ANN ARBOR, MICH. — “(Domino’s franchisees) delivered one out of every three pizzas before the pandemic, and they deliver about one out of every three pizzas post,” said Russell Weiner, chief executive officer of Domino’s Pizza, Inc., during an Oct. 13 conference call to discuss third-quarter results.
“What is new and what they should be congratulated for is we’ve emerged now as the No. 1 carryout brand,” Mr. Weiner said. “And so, from a total pizza market share standpoint, we’re up 200 basis points versus three years ago, and that’s just an amazing accomplishment.”
Carryout same-store sales in the quarter were up almost 20% compared with the third quarter of 2021. Looking at the third quarter of 2019 as a basis, carryout sales increased 35% compared with the third quarter of 2019, the company said.
“As you know, while Domino’s started as a pizza delivery company, we began targeting the carryout segment with specific offers in 2011,” Mr. Weiner said. “That effort has paid off as NPD share data shows that we became the No. 1 carryout pizza brand in the US at the end of last year. We continued to grow the carryout business in the third quarter.”
Dominos’ net income for the third quarter ended Sept. 11 was $100.5 million, equal to $2.79 on the common stock, down from $120.4 million, or $3.24 per share, in the third quarter of 2021. The decrease was driven primarily by a higher provision for income taxes and lower income from operations. Provision for income taxes increased $16.9 million in the third quarter of 2022 due to a higher effective tax rate, which increased with excess tax benefits from equity-based compensation.
Investors showed enthusiasm the day Domino’s results were announced. The Ann Arbor-based company’s stock traded as high as $335.92 on the New York Stock Exchange on Oct. 13, jumping 11% from the previous day’s close of $301.76.
Quarterly sales reached $1.07 billion, up 7% from $998 million in the same period of the previous year.
Same-store sales in the United States were up 2% from the third quarter of 2021. Same-store sales were up almost 18% when compared with the third quarter of 2019.
In the first two quarters of 2022, Domino’s contended with a dearth of delivery drivers. Mr. Weiner said the company saw progress throughout the quarter resulting from its initiatives in this area. While Domino’s only has visibility to its corporate stores, the number of job applications and new hires has increased throughout the year, the company said.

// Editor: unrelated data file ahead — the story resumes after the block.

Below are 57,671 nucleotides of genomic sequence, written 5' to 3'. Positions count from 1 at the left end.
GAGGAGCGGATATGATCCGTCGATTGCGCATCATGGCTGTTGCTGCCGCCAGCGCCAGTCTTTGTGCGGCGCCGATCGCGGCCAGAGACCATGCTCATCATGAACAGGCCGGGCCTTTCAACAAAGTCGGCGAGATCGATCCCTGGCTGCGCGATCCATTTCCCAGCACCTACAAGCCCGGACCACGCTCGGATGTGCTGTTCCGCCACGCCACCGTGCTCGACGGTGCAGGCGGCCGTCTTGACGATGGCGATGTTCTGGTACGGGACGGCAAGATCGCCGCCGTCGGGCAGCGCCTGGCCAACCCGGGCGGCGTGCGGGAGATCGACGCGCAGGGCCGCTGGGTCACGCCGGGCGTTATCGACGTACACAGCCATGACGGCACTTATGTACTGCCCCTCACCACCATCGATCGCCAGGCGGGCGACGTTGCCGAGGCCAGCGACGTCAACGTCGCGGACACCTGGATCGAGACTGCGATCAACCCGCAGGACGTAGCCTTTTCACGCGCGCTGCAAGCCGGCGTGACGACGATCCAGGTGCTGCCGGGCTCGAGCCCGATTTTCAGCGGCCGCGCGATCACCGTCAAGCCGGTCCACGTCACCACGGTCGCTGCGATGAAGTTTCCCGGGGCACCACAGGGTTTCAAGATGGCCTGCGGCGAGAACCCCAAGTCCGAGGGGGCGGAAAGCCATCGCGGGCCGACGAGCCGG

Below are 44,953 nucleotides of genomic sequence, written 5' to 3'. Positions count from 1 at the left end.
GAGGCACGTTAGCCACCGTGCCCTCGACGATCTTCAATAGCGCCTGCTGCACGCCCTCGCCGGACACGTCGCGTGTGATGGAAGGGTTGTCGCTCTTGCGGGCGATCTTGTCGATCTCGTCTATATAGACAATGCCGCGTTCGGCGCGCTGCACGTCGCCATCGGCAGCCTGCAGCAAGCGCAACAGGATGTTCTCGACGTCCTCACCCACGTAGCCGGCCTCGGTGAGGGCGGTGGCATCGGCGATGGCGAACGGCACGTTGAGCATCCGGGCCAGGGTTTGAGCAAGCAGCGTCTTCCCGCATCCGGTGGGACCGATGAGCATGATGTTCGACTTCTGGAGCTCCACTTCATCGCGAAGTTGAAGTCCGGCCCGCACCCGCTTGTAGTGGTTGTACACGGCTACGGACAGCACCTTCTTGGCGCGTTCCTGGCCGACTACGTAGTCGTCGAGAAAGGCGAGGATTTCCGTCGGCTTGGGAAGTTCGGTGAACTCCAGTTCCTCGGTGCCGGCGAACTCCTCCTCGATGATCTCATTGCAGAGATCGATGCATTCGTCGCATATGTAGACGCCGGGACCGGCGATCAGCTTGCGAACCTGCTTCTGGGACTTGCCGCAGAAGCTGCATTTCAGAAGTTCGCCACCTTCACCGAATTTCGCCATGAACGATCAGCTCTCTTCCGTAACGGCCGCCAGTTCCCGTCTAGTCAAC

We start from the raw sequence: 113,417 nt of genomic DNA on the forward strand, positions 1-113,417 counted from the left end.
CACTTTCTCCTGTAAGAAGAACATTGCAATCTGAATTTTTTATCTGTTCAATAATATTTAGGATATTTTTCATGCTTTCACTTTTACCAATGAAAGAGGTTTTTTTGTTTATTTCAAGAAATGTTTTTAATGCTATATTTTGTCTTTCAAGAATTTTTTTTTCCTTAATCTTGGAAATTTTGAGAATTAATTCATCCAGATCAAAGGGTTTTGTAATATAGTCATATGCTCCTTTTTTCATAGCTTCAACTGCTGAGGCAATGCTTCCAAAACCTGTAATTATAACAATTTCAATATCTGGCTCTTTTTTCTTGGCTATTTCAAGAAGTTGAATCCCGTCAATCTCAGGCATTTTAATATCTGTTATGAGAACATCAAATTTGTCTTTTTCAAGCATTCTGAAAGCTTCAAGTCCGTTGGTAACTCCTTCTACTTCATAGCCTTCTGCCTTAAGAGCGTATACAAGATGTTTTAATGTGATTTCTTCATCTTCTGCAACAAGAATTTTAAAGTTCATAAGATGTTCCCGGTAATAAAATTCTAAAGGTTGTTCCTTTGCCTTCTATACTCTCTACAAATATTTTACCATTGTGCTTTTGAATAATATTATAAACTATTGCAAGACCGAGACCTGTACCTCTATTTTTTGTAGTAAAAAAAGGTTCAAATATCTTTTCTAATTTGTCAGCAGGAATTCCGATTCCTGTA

“And at the end of the quarter, we were more or less back to 2019 levels as far as applications and new hires per week,” Mr. Weiner said. “Staffing remains a constraint, but my confidence in our ability to solve many of our delivery labor challenges ourselves has grown over the past few quarters. Our delivery service also showed improvement throughout the quarter. While we still have work to do to get back to our high standards for delivery service, I am encouraged by the progress we’ve made so far.”
Sandeep Reddy, chief financial officer, said the company continues to examine and evolve its pricing architecture.
“During the third quarter, the average price increase that was realized across our US system was 5.4%,” Mr. Reddy said. “We will adjust our carryout mix and match deal from $5.99 to $6.99 on Oct. 17. As a result of this update, we expect the realized pricing to increase to approximately 7% in the fourth quarter.”
Domino’s has been retooling efficiencies in its cost structure to ensure revenues consistently grow faster than expenses, Mr. Reddy said.
“We saw a sequential improvement in the year-over-year contraction of operating income margin as a percentage of revenues from 180 basis points in Q2 to 160 basis points in Q3. We need to continue this trend.”
The company realized a sequential improvement in US same-store sales from a drop of 2.9% in the second quarter to a gain of 2% in the third quarter, mostly driven by a smaller decline in order count.
“Excluding the negative impact of foreign currency, global retail sales grew almost 5% for the quarter, resulting in a three-year stack of plus
28% versus Q3 of 2019,” Mr. Weiner said. “We and our franchisees opened over 200 net new stores during the quarter and over 1,100 over the trailing four quarters.”
Subsequent to the end of the third quarter, Domino’s sold 114 company-owned stores in Arizona and Utah to franchisees for $41.1 million and it expects to record a gain on this transaction in the fourth quarter of 2022. The accounting for this transaction was still in process on Oct. 13.